China approves plan to build its own aircraft
BEIJING: China announced on Monday it had approved a plan to build large passenger aircraft which analysts said could take on Boeing and Airbus not just at home, but eventually on the world market too.
The Cabinet made the decision at a meeting presided over by Premier Wen Jiabao after listening to details of a feasibility study on the project, the State Council said in a statement posted on the government's website.
The plan is to "design and build airplanes that can carry more than 150 passengers and compete with Airbus and Boeing," the state-run China Daily said in a report.
The newspaper characterised the move as "a major strategic decision" and said the project would begin "as soon as possible."
In the statement, the Cabinet also said it had approved a plan to set up a company to manufacture large aircraft.
The Cabinet meeting was held on February 26. It did not explain why it took three weeks to announce the decision to the public.
China has the technical and material capabilities to develop large aircraft, having been building its aviation industry for 50 years, the statement said.
Rivaling US-based Boeing and Europe's Airbus Ă˘â‚¬â€ť the two only players in what is effectively a duopoly covering the entire globe Ă˘â‚¬â€ť could seem over-ambitious, but experts agreed China might just pull it off.
Given enough resources and a healthy dose of official commitment, China could probably produce a large plane, not just for the domestic market but for exports as well, they argued.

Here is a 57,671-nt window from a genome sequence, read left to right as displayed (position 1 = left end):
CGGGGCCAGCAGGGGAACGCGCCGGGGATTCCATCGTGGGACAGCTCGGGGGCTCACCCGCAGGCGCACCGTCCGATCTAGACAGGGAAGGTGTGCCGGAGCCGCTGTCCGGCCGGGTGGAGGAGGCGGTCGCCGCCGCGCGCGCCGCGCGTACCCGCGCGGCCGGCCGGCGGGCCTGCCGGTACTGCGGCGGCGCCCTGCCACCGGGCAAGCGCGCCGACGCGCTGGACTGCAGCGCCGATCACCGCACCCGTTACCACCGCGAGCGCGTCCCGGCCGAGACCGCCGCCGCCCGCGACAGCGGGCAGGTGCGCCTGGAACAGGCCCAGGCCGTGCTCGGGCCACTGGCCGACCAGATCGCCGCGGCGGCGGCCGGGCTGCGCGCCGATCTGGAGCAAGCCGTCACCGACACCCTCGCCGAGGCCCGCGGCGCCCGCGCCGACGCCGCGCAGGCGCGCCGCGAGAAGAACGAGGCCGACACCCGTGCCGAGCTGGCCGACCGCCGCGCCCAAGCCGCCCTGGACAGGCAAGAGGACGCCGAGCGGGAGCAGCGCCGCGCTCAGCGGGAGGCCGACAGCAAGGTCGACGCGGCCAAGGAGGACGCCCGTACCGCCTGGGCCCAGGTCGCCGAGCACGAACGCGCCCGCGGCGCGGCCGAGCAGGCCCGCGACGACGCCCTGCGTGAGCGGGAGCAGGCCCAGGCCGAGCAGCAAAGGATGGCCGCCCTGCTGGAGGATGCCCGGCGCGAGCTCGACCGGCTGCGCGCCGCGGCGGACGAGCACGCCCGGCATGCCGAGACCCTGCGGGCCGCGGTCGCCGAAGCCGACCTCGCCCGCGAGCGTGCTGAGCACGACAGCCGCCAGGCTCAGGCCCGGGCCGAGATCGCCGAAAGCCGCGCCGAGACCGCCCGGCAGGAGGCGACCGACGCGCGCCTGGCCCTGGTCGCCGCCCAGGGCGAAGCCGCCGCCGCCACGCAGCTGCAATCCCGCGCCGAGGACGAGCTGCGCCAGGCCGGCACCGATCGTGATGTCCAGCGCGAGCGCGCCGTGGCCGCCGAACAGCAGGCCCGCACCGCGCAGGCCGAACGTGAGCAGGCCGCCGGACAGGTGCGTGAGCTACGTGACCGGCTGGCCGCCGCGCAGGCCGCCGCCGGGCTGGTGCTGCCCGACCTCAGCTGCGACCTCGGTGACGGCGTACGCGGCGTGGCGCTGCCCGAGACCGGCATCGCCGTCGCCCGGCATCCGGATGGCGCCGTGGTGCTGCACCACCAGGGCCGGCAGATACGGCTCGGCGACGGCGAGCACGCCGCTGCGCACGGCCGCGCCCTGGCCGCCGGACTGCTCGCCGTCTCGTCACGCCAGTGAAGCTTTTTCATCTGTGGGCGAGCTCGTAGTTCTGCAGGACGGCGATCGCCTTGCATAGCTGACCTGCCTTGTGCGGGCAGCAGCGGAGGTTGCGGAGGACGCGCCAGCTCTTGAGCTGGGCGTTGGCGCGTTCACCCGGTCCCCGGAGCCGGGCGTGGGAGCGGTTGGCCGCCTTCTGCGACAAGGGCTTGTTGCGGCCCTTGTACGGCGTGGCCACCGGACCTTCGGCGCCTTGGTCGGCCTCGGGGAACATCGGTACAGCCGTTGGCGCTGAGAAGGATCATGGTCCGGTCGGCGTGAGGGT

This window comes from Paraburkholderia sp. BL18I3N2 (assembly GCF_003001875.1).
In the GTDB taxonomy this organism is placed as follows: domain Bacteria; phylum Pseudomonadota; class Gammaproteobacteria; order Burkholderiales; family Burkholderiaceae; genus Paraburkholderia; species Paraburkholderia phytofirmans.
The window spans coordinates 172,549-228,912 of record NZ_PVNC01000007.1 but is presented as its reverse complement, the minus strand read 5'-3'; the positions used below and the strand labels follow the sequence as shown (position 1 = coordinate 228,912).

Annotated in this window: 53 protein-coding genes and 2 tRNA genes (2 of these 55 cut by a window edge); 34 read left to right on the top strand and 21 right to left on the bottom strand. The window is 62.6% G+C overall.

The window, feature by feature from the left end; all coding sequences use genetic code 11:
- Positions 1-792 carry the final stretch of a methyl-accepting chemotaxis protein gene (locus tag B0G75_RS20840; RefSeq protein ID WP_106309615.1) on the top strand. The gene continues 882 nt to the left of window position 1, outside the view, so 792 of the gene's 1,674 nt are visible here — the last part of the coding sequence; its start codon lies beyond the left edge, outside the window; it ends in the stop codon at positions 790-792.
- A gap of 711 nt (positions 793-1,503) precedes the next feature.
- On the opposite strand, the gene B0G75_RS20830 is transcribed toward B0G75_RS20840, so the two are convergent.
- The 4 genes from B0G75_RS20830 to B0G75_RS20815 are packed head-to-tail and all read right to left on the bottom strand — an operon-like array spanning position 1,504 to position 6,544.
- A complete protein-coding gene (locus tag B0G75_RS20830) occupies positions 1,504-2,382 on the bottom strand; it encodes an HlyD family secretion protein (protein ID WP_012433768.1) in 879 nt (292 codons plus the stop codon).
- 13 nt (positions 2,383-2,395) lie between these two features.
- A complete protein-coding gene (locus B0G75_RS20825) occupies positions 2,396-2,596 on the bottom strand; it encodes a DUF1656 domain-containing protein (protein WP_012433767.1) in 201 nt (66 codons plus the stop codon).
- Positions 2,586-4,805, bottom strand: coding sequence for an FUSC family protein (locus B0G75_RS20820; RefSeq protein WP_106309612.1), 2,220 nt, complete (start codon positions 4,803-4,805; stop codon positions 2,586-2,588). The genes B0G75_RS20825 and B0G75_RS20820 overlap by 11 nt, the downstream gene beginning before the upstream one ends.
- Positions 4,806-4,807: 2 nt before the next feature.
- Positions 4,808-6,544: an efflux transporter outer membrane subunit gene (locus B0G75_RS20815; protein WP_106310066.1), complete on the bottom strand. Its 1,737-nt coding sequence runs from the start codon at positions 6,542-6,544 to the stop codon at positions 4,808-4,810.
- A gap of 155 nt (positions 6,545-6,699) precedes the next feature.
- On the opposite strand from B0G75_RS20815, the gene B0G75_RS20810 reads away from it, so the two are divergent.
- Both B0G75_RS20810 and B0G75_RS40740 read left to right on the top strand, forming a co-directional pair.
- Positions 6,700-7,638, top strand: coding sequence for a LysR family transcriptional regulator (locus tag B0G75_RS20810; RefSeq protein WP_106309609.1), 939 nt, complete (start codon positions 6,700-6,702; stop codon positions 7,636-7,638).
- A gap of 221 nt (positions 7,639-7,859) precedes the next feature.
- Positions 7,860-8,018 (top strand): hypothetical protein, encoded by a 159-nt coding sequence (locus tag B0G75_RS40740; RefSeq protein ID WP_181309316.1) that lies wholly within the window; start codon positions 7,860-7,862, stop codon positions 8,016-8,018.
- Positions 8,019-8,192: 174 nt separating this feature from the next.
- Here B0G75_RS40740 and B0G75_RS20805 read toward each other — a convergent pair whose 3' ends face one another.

"We have experience developing military planes," said Cao Huiling, a professor of aeronautical engineering at the Civil Aviation University of China.
"The budget is not a problem if the government wants to make the project successful." However experts said it would be a long journey before large Chinese passenger jets took to the skies and China must be prepared to import key parts from abroad.
"It will probably take at least three years to start this program," said Cao. "There are lots of difficulties."
China's experience has so far been limited to manufacturing smaller, regional aircraft, with the ARJ-21, of up to 105 seats, expected to begin delivery in 2009, according to state media.
Observers have said, however, that a new Airbus assembly plant for its A320 jets now under construction near Beijing could be one stepping stone towards obtaining greater technological know-how in the segment for larger planes.
There have also been previous, scattered indications about China's growing aviation ambitions.
China Aviation Corp I, a major aerospace company, said this month it was looking to develop a new generation of aircraft engines to reduce its reliance on foreign manufacturers.
"As a country with a huge demand for large-sized planes, it is absolutely unimaginable to rely on imports of aero-engines for long," Liu Daxiang, the company's deputy chief of science and technology, told the China Daily.
Airbus and Boeing are also being challenged by Russia, which is believed to have the capability to secure a global market share in the coming years due to its long aeronautical expertise.
According to the latest market outlook from China Aviation Corp I, China will need 2,230 large aircraft by 2025.